Well, I fell off my “post every Friday” routine pretty quickly, huh. Let me try to get back on it. This one’s pretty straightforward!

It should, in my opinion, have been clear to everyone weeks, if not months, ago, that there was no saving Twitter — at least, no avenue available to users, not once the sale closed and Elon Musk owned the company. Surely it is undeniable now, as features continue to break, and accounts of leftists and journalists are purged despite never having broken any Twitter rules except the arbitrary, hastily-drafted post-facto ones the undoubtedly beleaguered skeleton crew remaining at the company had to come up with to pretend there was some principle at play other than “Elon doesn’t like them”. (“Elon likes them” is also, of course, the only real reason so many prominent neonazis have had their long-suspended accounts restored, in some cases after nearly a decade.)

Musk is a shallow, incurious, thin-skinned — indeed, perhaps the most thin-skinned, if not in all recorded history then at least of our century — right-wing authoritarian who believes that his inherited wealth and the “success,” such as it is, of companies he bought his way into (not to mention the abject sycophancy which was, up until very recently, the press’s default attitude toward him) prove that he is a world-historical genius destined to save humanity through his benevolent (well, benevolent toward some, at least) dictatorship of Mars or whatever. This means the only Twitter users who have any hope of influencing him are the masses of 4chan-brain-poisoned neonazis and other edgelords who lavishly praise his every shitpost and bark at every dogwhistle (such as when he carefully crafted a fourteen-word sentence warning of “civilizational suicide”, or “casually” tossed the number 88 into a tweet). Journalists, moderates, leftists, and regular people in general have no currency or leverage here: none other than ceasing to use the service at all.

You have to quit Twitter.

It’s done now, it’s over. There is no reason to believe it can be restored. It sucks that this is the case, it’s awful. Twitter always had a lot of problems, but it was also a really important medium for political discussions, for marginalized groups organizing all over the world, for people to make their livelihoods, for people to talk with friends, reconnect with old friends, make new friends. It is very bad that one rich asshole can simply buy and destroy such an important service because he feels like it! Nonetheless, that is what has happened. There is nothing any Twitter user individually, or Twitter users as a group, can do about it now.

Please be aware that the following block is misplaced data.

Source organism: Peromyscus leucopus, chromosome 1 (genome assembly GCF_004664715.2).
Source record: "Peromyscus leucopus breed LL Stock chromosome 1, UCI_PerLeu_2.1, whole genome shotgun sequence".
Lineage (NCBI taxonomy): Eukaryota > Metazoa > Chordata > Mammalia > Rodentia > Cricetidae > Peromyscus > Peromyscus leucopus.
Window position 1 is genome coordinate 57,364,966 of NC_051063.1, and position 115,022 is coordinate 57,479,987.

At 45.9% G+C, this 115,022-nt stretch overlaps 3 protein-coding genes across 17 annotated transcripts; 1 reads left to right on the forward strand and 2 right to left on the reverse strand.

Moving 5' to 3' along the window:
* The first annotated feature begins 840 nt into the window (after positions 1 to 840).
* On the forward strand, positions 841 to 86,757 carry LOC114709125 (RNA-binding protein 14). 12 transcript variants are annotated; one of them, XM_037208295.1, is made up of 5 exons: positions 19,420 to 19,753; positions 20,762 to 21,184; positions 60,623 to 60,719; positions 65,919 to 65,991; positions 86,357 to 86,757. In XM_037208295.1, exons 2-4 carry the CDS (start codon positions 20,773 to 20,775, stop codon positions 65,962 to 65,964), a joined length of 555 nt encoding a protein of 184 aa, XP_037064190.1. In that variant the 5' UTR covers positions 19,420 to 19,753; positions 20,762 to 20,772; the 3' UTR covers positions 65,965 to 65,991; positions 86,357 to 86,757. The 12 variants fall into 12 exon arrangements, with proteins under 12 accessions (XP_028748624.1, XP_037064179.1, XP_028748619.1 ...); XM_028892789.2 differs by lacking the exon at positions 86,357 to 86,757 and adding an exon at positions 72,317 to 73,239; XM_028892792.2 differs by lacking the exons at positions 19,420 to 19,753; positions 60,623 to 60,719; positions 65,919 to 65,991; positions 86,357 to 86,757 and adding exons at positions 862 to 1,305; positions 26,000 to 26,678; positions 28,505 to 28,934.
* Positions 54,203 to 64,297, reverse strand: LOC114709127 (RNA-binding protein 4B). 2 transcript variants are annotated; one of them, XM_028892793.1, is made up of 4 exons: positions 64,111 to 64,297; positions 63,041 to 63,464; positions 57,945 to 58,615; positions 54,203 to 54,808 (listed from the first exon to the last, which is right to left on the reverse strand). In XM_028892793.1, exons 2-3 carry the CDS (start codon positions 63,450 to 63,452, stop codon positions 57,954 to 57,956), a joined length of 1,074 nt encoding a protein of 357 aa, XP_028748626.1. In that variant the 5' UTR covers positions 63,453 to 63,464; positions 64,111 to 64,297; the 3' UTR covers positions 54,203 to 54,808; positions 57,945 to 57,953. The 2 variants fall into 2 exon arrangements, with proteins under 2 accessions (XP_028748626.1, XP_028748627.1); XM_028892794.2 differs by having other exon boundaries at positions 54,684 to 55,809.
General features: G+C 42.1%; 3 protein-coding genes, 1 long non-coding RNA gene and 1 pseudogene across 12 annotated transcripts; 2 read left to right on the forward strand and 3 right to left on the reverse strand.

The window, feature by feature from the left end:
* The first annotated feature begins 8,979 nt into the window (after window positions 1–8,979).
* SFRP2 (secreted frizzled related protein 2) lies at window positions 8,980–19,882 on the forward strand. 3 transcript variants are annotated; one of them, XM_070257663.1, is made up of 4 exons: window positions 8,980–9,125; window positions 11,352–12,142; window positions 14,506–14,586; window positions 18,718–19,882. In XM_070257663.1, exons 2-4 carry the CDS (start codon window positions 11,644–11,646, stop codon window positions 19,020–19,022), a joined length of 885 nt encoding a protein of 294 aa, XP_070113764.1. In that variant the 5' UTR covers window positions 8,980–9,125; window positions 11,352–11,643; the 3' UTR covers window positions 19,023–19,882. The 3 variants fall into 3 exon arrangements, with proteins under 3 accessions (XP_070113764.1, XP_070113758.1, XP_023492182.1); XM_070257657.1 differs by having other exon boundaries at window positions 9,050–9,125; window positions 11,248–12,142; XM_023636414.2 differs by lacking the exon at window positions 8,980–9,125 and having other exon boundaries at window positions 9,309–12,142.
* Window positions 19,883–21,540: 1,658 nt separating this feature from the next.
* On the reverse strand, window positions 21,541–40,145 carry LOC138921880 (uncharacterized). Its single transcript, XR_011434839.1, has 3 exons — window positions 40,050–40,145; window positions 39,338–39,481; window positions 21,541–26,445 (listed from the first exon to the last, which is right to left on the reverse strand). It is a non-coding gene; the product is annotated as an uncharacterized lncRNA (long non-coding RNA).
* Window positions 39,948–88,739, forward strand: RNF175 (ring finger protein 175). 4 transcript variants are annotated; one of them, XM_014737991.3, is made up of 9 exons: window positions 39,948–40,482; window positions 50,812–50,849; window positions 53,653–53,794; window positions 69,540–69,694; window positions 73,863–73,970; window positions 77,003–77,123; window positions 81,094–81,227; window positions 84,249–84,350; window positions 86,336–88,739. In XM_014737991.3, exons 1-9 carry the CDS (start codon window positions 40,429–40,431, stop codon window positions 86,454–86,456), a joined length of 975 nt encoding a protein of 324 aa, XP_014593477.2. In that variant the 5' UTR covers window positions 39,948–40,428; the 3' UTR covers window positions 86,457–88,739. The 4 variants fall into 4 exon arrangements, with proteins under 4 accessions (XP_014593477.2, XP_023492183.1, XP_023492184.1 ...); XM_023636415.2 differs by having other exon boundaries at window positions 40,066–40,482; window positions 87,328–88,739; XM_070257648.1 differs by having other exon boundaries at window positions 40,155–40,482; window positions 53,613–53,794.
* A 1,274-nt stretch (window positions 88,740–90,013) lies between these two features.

You have to quit Twitter.

DM with your friends to make sure you have their email addresses, Fediverse or Cohost handles, Discord server invites. Go back to blogging. Try out web forums, or IRC. It’s entirely reasonable to be sad, to mourn the loss of an important mode of social interaction, but you do have to quit.

If you’re staying on Twitter because you don’t want to let go of the positive role it once played in your online life, you’re only prolonging your own suffering. Close the tab. Take the app off your phone. Download your archive, use Semiphemeral or Twitter Archive Eraser to delete your old tweets, and when you feel you’re ready, deactivate your account. It’s time. Sometimes a thing can’t be fixed, and this is one of those things. I understand not wanting to lose the connections you’ve made, wanting to keep a foot in Twitter in case it gets better again, but in this case that just isn’t going to happen. It’s too late for that, and you won’t be able to start learning how to feel at home on other social media sites until you accept that there’s no saving Twitter, and that you have to quit.

You have to quit Twitter.

Even Shorter Blog Friday: Whooooops! Edition

Damn. I knew there was something else I was planning to do today. This was going to be a big post about Mastodon/the fediverse, and related topics, but on the one had I kind of forgot about writing it for a lot of the day and on the other hand, well…you might say a lot has been going on in the social media world, especially with respect to the app from which a record number of people are decamping to Mastodon.

There was also a bit of rather significant politics news, in that Nancy Pelosi announced she won’t seek another term as Democratic Leader in the House, but I don’t have anything much to say about that, I think she’s been a very effective leader but I think her decision makes plenty of sense.

Really going to try to get that Mastodon post written before next Friday though, I promise. And maybe next Friday I’ll just talk about guitars or something.

Short Blog Friday: Politics Edition